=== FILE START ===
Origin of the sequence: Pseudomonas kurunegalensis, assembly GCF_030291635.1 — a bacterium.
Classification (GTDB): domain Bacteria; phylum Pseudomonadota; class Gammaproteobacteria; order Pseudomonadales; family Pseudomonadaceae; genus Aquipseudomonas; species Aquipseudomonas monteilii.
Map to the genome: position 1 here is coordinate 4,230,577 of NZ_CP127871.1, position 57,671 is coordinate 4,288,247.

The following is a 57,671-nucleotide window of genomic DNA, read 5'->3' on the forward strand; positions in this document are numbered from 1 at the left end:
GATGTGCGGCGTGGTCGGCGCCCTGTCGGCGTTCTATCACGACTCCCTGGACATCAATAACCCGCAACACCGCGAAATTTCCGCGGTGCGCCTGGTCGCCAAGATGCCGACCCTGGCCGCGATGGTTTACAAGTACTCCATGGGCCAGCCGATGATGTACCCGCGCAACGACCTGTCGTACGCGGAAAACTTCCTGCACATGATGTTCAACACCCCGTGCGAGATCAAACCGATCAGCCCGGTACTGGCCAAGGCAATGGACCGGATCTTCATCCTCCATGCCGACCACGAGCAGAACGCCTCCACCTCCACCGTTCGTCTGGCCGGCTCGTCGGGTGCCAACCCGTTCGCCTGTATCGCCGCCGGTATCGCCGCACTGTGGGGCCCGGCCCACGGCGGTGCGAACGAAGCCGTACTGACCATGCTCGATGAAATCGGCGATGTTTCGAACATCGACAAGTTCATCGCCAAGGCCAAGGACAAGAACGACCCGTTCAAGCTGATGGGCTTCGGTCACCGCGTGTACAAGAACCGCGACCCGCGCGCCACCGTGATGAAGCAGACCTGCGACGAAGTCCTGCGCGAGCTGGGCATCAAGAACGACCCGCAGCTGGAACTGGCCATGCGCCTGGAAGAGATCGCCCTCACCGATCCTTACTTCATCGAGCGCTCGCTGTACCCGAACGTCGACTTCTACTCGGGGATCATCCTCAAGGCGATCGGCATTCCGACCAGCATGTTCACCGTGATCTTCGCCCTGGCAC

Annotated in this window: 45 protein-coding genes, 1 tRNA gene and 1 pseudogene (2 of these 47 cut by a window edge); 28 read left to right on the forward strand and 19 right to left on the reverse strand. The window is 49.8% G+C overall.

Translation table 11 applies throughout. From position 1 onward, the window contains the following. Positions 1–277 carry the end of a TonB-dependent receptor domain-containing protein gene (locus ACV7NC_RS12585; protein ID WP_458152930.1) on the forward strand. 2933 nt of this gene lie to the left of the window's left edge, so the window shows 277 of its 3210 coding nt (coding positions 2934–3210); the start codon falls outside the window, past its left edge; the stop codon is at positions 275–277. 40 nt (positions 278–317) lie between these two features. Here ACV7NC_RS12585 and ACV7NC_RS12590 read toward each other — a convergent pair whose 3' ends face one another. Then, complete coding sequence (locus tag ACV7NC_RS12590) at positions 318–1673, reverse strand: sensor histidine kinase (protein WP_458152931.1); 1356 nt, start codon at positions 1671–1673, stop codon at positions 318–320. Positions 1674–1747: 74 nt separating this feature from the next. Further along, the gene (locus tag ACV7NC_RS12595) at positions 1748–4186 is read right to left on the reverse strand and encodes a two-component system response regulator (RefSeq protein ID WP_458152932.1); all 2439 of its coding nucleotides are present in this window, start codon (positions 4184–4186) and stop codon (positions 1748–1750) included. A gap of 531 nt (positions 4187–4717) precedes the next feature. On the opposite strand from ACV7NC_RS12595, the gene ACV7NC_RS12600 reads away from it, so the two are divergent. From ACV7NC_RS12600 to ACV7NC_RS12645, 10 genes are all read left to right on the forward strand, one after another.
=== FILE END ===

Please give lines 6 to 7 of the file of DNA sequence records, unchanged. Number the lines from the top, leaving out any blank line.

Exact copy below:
Annotated in this window: 45 protein-coding genes, 1 tRNA gene and 1 pseudogene (2 of these 47 cut by a window edge); 28 read left to right on the forward strand and 19 right to left on the reverse strand. The window is 49.8% G+C overall.

Translation table 11 applies throughout. From position 1 onward, the window contains the following. Positions 1–277 carry the end of a TonB-dependent receptor domain-containing protein gene (locus ACV7NC_RS12585; protein ID WP_458152930.1) on the forward strand. 2933 nt of this gene lie to the left of the window's left edge, so the window shows 277 of its 3210 coding nt (coding positions 2934–3210); the start codon falls outside the window, past its left edge; the stop codon is at positions 275–277. 40 nt (positions 278–317) lie between these two features. Here ACV7NC_RS12585 and ACV7NC_RS12590 read toward each other — a convergent pair whose 3' ends face one another. Then, complete coding sequence (locus tag ACV7NC_RS12590) at positions 318–1673, reverse strand: sensor histidine kinase (protein WP_458152931.1); 1356 nt, start codon at positions 1671–1673, stop codon at positions 318–320. Positions 1674–1747: 74 nt separating this feature from the next. Further along, the gene (locus tag ACV7NC_RS12595) at positions 1748–4186 is read right to left on the reverse strand and encodes a two-component system response regulator (RefSeq protein ID WP_458152932.1); all 2439 of its coding nucleotides are present in this window, start codon (positions 4184–4186) and stop codon (positions 1748–1750) included. A gap of 531 nt (positions 4187–4717) precedes the next feature. On the opposite strand from ACV7NC_RS12595, the gene ACV7NC_RS12600 reads away from it, so the two are divergent. From ACV7NC_RS12600 to ACV7NC_RS12645, 10 genes are all read left to right on the forward strand, one after another.